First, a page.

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Shale’s resilience vindicates Conoco boss on return to OPEC

🕐 3 min read

LONDON — When Ryan Lance, chief executive officer of ConocoPhillips, told an OPEC conference in 2012 the industry was under-estimating shale, oil was trading near $100 a barrel and his warning fell on deaf ears.

Two years and a price crash later, Lance returned to the same forum on June 4 and had no problem winning the attention of officials and executives. Shale oil “is here to stay,” Lance said, speaking over a chart showing the almost vertical rise in U.S. shale output.

His message: Shale has not only transformed the global energy industry but proved far more resilient to lower oil prices than most had expected. It’s a truth the global oil industry is rapidly taking on board.

In June 2012, when Lance spoke at the last biennial seminar held by the Organization of Petroleum Exporting Countries, the U.S. was pumping 6.2 million barrels a day. Now, it produces 9.5 million barrels a day, the highest since 1972.

The increase — 3.3 million barrels a day over three years — is largely due to shale producers and is larger than the current output of the United Arab Emirates, OPEC’s third-largest producer behind Saudi Arabia and Iraq.

“Ryan Lance’s speech was listened to a lot more carefully this time than in 2012,” said Jamie Webster, senior director at IHS Energy consultant. “What he said it would come has come.”

From Rex Tillerson, CEO of Exxon Mobil, to Ben van Beurden, his counterpart at Royal Dutch Shell, oil captains said in Vienna this week that shale was weathering cheap oil far better than expected by cutting costs and focusing on the best drilling areas.

BP Plc CEO Bob Dudley summarized the new view, saying in Vienna: “It has been very resilient — the industry didn’t know it.”

The surge in shale production — and its immunity to lower prices — has re-drawn the global energy map, forcing OPEC six months ago into a policy U-turn that sent oil prices from $100 to $60.

For most executives participating at the OPEC seminar, the question is no longer at what price shale producers would go bankrupt, but at what point they start drilling again, boosting output further.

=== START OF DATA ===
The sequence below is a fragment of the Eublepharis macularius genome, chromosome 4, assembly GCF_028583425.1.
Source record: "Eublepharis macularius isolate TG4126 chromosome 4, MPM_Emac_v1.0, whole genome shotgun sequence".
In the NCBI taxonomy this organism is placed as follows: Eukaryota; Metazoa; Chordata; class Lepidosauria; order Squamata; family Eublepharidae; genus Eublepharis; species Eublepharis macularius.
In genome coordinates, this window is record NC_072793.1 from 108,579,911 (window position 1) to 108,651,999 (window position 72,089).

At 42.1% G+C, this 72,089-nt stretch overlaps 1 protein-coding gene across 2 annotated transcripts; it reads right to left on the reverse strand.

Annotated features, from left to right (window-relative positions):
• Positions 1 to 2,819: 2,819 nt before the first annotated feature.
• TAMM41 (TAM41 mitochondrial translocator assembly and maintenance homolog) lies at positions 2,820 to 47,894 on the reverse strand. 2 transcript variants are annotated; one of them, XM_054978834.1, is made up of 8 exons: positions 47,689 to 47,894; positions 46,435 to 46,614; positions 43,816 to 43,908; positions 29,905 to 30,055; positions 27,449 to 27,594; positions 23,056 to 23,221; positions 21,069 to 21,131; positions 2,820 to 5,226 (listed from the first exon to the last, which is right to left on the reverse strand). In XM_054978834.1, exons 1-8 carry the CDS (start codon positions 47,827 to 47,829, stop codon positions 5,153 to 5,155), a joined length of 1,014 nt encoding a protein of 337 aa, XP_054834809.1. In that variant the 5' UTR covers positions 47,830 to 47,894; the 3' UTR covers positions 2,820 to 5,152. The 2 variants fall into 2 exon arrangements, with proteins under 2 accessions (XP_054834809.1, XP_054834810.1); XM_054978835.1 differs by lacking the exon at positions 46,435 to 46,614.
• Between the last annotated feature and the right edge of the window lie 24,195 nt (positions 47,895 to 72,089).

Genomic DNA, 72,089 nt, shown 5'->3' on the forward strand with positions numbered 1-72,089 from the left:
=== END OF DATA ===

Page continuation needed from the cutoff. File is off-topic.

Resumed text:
With the support of billions of dollars in fresh debt and equity issuance, companies from Whiting Petroleum to EOG Resources have indicated that if oil prices stabilize at about $65 a barrel, they will start growing again.

Lance said that shale break-even costs have dropped 15 percent to 30 percent in recent months while the amount that drillers are able to suck out of the ground from each well has increased up to 30 percent.

“This business will survive at $100 Brent oil pricing and it will survive at $60-70 Brent pricing,” he said.

Conoco believes that the best parts of the U.S. shale industry can generate returns of 10 percent with oil prices as low as $40 a barrel. If true, that puts shale on an equal footing with conventional fields and well above deepwater offshore projects and Canadian tar sands, which require higher prices.

While other industry leaders avoided pinning down the level at which shale is profitable, Claudio Descalzi, the head of Italian oil giant Eni SpA, used an athletic metaphor to explain the strength of shale.

“The shale industry is like a sprinter, very agile. They run, they win, they stop and rest, and they do it again,” he said in an interview in Vienna. “Shale is very resilient.”

Meanwhile, major oil companies are like marathon runners. “And you can’t run one marathon after another one,” he said.

The unexpected staying power of shale production, coupled with surging output from Saudi Arabia and Iraq, could cap the recovery in oil prices, analysts and traders said.

Chris Bake, a senior executive at Vitol Group, the world’s largest independent oil trader, said in an interview in May that shale producers could add up to 500,000 barrels a day of extra output of West Texas Intermediate recovers to $70 a barrel. The U.S. benchmark traded $59.40 a barrel on Thursday.

Robert McNally, president of oil consultant Rapidan Group in Washington, said shale oil would continue to surprise the industry with its flexibility, cost cutting ability and improved efficiency.

“We are in the early innings of a long game,” he said in Vienna.

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